5th November: Halfway there!

Over the past three weeks or so we have been very busy, not leaving us much time to take stock of what we’ve actually done. We are now about to start on a 4-day transit to our next sampling site, the Vema ridge, giving us some time to look back on what we have accomplished so far. So with tomorrow being the halfway point (in time) of our cruise, here our some of the highlights so far.


We have had 8 successful ROV dives, during which a wide range of weird and wonderful deep sea creatures have been seen, from thresher sharks to a rare Dumbo octopus. Throughout these dives 1347 individual pieces of biology have been collected (a fair amount of these were tiny worms living on fan corals, but every creature big or small is useful).



During the ROV dives our main aim is to collect corals, fossil and live for paleoclimate dating and proxy work. Following the dives at our 2 sample sites, we now have 110 live and 1055 fossil solitary corals (corals that live as isolated individuals), not to mention the thousands of pieces of colonial coral (corals that live in multi-animal groups sharing an exoskeleton). These have all been labelled, photographed and boxed/bagged ready to be transported back to Bristol.



We have had 3 CTD’s, and sampled for various analyses including Carbonate, radiocarbon, dissolved oxygen, nutrients and trace elements. All of which have a different bottle and slightly different water sampling procedure. Combined with the Niskin bottles sent down on the megacorer and those on ISIS ROV this gives us a whooping great 581 water samples, as well as some beautifully decorated squashed cups.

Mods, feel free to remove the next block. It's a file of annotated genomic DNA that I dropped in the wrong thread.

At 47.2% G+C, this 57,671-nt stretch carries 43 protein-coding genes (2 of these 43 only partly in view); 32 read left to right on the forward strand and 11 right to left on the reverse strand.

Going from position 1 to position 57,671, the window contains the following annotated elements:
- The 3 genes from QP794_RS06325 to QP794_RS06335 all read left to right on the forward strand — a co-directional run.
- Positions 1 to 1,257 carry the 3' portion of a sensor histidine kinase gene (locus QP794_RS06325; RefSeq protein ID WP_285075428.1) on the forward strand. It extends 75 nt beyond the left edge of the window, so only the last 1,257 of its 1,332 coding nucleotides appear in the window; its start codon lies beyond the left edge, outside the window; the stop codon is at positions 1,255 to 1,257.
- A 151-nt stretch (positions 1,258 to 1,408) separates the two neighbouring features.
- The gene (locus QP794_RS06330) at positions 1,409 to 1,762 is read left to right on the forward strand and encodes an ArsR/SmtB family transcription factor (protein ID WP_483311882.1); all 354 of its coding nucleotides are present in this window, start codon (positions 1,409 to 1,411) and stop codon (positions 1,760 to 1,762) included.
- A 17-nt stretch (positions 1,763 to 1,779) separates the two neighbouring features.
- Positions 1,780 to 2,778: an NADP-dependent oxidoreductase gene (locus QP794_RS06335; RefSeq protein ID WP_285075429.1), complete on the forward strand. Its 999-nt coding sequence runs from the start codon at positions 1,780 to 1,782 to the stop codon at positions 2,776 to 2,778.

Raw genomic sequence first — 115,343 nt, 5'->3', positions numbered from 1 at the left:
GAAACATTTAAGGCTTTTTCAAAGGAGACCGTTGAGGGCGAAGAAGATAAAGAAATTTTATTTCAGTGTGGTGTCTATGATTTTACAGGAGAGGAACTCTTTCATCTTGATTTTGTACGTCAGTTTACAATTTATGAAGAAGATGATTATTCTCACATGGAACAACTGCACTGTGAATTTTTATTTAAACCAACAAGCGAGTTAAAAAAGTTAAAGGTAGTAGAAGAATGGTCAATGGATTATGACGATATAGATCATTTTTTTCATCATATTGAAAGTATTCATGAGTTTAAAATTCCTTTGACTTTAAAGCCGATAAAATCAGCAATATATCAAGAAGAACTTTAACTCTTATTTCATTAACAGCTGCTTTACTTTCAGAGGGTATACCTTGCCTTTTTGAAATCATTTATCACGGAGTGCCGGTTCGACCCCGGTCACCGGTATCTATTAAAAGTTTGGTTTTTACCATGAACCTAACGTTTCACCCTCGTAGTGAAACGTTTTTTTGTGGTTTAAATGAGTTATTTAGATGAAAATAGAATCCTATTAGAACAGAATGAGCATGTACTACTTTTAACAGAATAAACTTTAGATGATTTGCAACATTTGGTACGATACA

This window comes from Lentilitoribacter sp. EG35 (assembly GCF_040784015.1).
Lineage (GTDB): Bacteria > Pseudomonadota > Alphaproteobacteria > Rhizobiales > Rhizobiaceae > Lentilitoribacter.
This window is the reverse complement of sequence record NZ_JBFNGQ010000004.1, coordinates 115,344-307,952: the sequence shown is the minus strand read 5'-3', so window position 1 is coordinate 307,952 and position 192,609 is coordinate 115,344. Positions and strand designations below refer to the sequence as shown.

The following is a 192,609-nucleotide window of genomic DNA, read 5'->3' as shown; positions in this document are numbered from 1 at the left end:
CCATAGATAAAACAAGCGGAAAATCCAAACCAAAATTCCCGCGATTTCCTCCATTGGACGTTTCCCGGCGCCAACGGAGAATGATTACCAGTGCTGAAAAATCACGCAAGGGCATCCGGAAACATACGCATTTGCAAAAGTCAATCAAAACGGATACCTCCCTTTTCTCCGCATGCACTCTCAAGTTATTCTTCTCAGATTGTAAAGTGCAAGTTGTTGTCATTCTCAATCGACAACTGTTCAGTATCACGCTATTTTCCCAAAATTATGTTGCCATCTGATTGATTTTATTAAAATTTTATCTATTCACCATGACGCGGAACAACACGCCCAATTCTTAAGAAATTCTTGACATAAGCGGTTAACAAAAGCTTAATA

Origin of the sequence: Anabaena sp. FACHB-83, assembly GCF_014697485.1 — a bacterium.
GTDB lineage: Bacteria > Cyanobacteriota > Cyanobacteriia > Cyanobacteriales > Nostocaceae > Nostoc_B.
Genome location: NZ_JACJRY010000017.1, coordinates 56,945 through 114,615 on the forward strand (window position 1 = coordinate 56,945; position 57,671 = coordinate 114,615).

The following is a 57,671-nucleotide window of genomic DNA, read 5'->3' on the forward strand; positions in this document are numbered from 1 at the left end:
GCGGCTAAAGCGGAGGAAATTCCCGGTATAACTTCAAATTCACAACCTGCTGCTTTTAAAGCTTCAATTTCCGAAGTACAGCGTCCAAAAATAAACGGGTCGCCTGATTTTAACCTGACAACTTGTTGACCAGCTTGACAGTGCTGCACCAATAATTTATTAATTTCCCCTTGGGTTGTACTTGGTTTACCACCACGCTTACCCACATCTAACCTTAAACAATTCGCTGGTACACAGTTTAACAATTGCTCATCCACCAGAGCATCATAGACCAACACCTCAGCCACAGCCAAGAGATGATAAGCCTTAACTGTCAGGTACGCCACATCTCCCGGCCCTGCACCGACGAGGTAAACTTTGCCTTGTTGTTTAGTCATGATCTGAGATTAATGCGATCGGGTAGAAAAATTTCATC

Sediment coring

As for the sediment sampling, at the moment our on-board foram specialists are now looking to see what species of foram are in the sediment we have collected, which will help us roughly work out how old it is.


The current sediment tallies include 9 megacores, a piston core, multiple push cores, and this morning we struck gold (a. k. a mud) on another successful gravity core attempt (giving a total of 3 gravity cores so far), leading to many delighted squeals of “We have mud”. This sets us up nicely to celebrate our half point (and Shannon’s birthday) tonight with a BBQ on deck. Fingers crossed the sun will stay out for us…

Blog Written By: Vanessa Fairbanks

Posted in Preparing for field work

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